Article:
|Ch.1 - Chemical Measurements||2hrs & 8mins||0% complete|
|Ch.2 - Tools of the Trade||1hr & 26mins||0% complete|
|Ch.3 - Experimental Error||1hr & 53mins||0% complete|
|Ch.4 + 5 - Statistics, Quality Assurance and Calibration Methods||2hrs & 1min||0% complete|
|Ch.6 - Chemical Equilibrium||3hrs & 49mins||0% complete|
|Ch.7 - Activity and the Systematic Treatment of Equilibrium||1hr & 1min||0% complete|
|Ch.8 - Monoprotic Acid-Base Equilibria||1hr & 52mins||0% complete|
|Ch.9 - Polyprotic Acid-Base Equilibria||2hrs & 16mins||0% complete|
|Ch.10 - Acid-Base Titrations||2hrs & 40mins||0% complete|
|Ch.11 - EDTA Titrations||1hr & 37mins||0% complete|
|Ch.12 - Advanced Topics in Equilibrium||1hr & 18mins||0% complete|
|Ch.13 - Fundamentals of Electrochemistry||2hrs & 27mins||0% complete|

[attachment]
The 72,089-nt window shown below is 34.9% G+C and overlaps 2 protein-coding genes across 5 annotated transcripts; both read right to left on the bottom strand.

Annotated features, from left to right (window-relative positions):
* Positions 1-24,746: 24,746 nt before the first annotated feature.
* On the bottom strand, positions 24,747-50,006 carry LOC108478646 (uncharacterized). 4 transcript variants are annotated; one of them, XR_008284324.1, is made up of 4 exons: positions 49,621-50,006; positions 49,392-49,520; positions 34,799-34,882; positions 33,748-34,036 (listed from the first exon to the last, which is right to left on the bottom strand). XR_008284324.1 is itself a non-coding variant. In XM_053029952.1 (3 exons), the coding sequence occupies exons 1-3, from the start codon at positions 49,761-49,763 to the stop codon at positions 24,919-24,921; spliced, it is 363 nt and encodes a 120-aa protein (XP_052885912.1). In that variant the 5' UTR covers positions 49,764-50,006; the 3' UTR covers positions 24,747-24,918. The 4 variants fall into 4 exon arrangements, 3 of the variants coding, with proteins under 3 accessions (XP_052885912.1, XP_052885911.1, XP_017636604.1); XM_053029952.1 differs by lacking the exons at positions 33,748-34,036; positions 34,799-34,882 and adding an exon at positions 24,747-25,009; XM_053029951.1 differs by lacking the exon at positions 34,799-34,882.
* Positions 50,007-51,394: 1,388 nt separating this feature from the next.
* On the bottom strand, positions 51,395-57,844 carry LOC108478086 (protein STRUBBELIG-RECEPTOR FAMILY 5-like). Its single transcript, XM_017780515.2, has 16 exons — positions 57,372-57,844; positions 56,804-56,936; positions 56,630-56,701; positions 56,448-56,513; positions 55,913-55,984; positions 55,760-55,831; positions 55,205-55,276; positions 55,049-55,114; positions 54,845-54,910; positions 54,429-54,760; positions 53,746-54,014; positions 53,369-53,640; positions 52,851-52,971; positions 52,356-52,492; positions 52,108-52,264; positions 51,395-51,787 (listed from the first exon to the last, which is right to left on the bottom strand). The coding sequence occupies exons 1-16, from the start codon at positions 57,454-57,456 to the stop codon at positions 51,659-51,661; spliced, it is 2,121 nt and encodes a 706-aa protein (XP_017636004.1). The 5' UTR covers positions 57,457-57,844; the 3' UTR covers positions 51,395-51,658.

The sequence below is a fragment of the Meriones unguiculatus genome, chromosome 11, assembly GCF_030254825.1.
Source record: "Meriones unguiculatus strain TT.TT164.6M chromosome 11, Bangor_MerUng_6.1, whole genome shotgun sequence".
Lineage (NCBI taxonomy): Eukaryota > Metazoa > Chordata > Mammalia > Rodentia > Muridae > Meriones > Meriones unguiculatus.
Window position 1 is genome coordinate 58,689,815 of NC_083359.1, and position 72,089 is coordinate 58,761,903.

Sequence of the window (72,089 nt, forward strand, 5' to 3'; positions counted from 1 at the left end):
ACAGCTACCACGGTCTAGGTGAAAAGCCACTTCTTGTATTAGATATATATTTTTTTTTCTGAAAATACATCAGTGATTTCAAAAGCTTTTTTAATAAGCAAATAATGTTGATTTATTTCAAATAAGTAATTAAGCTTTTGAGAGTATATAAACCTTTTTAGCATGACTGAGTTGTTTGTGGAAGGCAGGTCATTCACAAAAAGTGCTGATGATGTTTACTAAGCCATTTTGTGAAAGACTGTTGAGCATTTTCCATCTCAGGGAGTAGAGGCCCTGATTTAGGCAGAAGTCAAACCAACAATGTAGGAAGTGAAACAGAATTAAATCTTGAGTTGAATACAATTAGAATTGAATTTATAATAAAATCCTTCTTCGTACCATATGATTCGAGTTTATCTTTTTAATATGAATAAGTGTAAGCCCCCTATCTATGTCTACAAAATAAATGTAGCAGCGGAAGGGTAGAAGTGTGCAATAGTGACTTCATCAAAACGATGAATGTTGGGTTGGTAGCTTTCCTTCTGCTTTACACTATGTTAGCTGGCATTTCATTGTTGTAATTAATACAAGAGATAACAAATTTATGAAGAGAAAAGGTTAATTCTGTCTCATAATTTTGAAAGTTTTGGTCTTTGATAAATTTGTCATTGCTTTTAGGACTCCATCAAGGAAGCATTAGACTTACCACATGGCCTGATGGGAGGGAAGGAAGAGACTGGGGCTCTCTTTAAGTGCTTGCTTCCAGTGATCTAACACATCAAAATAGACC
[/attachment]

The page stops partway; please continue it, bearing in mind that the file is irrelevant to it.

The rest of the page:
|Ch.14 - Electrodes and Potentiometry||43mins||0% complete|
|Ch.15 - Redox Titrations||1hr & 14mins||0% complete|
|Ch.16 - Electroanalytical Techniques||1hr & 3mins||0% complete|
|Ch.17 - Fundamentals of Spectrophotometry||55mins||0% complete|
|BONUS: Chemical Kinetics||Not available yet|
Concept #1: Differences in ion concentrations and ion mobility help to create junction potentials at each end of a salt bridge.
Mobility of ions is based on their size and the greater the difference in sizes between the two ions the greater the potential.
Example #1: Determine the electrical potential that results from the given galvanic cell. Assume that the junction potential is minimal.
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